Here is one more tip from my SCBWI talk this past weekend. I have found this to be a handy technique hopefully someone else will too.
I have always had a problem when laying out perspective lines. I draw my horizon line on the paper, no problem. But when I go to establish my vanishing points they always seem to be somewhere off the edge of the paper. Does this happen to anyone else or is it just me?? Sometimes I can just tape on some extra paper but sometimes they are clear off the edge of the drawing board.
I've found Adobe Illustrator a handy solution. Adobe Illustrator gives the user a work area called the "Pasteboard". In the center of that is the "Artboard" The Artboard represents your paper (i.e. the stuff that's gonna print) The Artboard is a whopping 120" x 120". Much bigger than my drawing table. This give me lots of room to establish my vanishing points.
As you can see from the following screen shot. I zoomed way out. The white area is my pasteboard and the little rectangle in the middle represents a 8 1/2" x 11" piece of paper.
Typically what I do is scan in my rough pencil drawing and save it as a .jpg file. Then in Illustrator I go to File-> Place and select my sketch and check off the Template option.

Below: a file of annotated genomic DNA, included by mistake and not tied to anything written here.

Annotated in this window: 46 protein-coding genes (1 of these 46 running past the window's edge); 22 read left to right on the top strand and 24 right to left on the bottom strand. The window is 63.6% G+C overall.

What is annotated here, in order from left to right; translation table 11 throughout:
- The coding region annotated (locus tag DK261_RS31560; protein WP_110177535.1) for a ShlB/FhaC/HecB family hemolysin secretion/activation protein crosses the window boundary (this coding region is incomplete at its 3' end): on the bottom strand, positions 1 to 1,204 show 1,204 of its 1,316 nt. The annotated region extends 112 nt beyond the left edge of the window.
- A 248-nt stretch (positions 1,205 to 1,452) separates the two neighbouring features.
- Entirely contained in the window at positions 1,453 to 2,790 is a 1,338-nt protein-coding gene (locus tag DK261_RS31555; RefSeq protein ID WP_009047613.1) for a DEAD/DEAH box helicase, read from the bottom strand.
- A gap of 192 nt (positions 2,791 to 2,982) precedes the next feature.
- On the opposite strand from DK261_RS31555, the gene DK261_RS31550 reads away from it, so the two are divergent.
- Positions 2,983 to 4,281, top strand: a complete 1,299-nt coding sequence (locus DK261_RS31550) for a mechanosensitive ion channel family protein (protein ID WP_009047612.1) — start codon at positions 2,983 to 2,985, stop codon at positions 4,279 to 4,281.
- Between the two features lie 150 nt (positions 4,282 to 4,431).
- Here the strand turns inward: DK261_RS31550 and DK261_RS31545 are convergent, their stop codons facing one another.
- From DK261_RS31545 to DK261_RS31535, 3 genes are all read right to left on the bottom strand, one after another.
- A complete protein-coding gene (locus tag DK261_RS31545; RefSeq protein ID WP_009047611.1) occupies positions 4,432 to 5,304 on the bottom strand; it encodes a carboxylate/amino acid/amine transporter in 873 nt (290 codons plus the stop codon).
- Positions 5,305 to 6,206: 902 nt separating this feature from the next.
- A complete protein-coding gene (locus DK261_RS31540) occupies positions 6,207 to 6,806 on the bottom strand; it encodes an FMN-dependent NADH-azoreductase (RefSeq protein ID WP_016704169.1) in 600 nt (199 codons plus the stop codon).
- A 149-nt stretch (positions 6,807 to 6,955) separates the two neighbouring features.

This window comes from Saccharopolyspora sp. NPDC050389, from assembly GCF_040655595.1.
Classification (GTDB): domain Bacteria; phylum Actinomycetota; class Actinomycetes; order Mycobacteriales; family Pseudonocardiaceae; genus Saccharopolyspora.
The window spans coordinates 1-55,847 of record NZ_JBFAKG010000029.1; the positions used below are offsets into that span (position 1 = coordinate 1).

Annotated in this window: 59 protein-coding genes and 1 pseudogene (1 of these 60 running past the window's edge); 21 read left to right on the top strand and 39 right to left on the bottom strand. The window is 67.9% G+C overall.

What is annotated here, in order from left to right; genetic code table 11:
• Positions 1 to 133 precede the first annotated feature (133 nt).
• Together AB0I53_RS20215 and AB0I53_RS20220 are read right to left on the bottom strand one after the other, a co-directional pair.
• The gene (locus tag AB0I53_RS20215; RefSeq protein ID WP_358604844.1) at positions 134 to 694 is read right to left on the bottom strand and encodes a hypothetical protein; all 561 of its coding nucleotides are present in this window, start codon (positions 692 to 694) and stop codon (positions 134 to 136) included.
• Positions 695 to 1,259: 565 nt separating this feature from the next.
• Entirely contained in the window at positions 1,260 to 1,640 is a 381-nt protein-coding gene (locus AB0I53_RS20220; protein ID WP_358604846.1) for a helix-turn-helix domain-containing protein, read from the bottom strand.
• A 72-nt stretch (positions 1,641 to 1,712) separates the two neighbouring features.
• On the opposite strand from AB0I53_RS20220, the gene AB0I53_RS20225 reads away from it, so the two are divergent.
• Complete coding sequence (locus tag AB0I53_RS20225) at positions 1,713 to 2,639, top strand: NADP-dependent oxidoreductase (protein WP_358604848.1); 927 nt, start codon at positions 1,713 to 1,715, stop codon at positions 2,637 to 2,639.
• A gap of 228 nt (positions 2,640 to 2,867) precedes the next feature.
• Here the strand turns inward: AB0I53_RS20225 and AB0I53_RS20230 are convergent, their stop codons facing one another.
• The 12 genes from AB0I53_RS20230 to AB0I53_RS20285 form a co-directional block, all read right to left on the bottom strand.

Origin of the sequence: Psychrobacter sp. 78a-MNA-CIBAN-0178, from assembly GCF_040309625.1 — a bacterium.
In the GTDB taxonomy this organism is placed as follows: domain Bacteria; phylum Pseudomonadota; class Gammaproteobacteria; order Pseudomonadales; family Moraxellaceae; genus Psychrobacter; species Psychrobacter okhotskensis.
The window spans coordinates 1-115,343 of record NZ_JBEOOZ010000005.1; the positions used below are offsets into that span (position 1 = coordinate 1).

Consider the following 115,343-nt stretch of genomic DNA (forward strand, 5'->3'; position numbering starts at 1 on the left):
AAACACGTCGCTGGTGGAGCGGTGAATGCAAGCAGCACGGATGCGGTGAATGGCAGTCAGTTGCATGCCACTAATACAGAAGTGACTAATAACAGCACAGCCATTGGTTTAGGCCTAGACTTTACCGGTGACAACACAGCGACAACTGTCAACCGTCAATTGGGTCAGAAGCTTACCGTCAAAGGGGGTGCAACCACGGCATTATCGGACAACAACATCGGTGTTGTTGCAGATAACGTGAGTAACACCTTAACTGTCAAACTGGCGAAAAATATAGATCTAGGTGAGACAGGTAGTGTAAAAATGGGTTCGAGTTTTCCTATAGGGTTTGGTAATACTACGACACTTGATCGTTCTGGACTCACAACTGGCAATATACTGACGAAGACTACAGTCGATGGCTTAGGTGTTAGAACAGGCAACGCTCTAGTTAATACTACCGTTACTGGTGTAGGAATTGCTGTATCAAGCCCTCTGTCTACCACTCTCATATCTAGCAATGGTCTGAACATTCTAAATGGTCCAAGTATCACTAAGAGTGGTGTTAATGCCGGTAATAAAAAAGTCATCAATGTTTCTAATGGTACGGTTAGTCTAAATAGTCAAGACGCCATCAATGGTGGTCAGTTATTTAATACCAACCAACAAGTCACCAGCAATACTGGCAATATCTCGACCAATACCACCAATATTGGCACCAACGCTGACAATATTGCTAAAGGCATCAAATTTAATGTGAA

Here's my sketch which definitely needs some help...
Once the sketch is placed in Illustrator there I use the pen tool to create the horizon line. If you hold down the shift key it will force the line to be perfectly horizontal just like your horizon line should be. I usually make it red so I don't confuse it with other lines later. Also it's handy to put the horizon line on it's own locked layer so you don't erase it by mistake.
Once the horizon is established I pick another line color (usually blue) for my guidelines. Make sure you have smart guides on (CTRL-U) and using the pen tool create a line that starts on the horizon line and goes down to your object. To make vertical lines use the pen tool but hold down the shift key again (the shift key will make your lines absolutely horizontal or absolutely vertical) So then you end up with something like this...
The next step is to create the cube. I create another layer and lock the guideline layer so I'm not moving them by mistake. Then making sure you still have smart guides (CTRL-U) on, use the pen tool connect the guidelines to create a box...
This technique also works for cylinders. Just block it in like the above and then create an oval using the circle tool. But rotating and resizing the oval with the free-transform tool you can make it fit withing your guidelines. That is usually good enough for what I'm doing but it's not 100% correct. If you really need a more precise circles in perspective check out this tutorial from KH Illustration.
After creating guidelines for each of the objects and connecting the dots here's the final result (I've hidden the guideline and horizon layers).
Now what I typically do is print this out. Then using pencils and tracing paper I trace over it to add more details.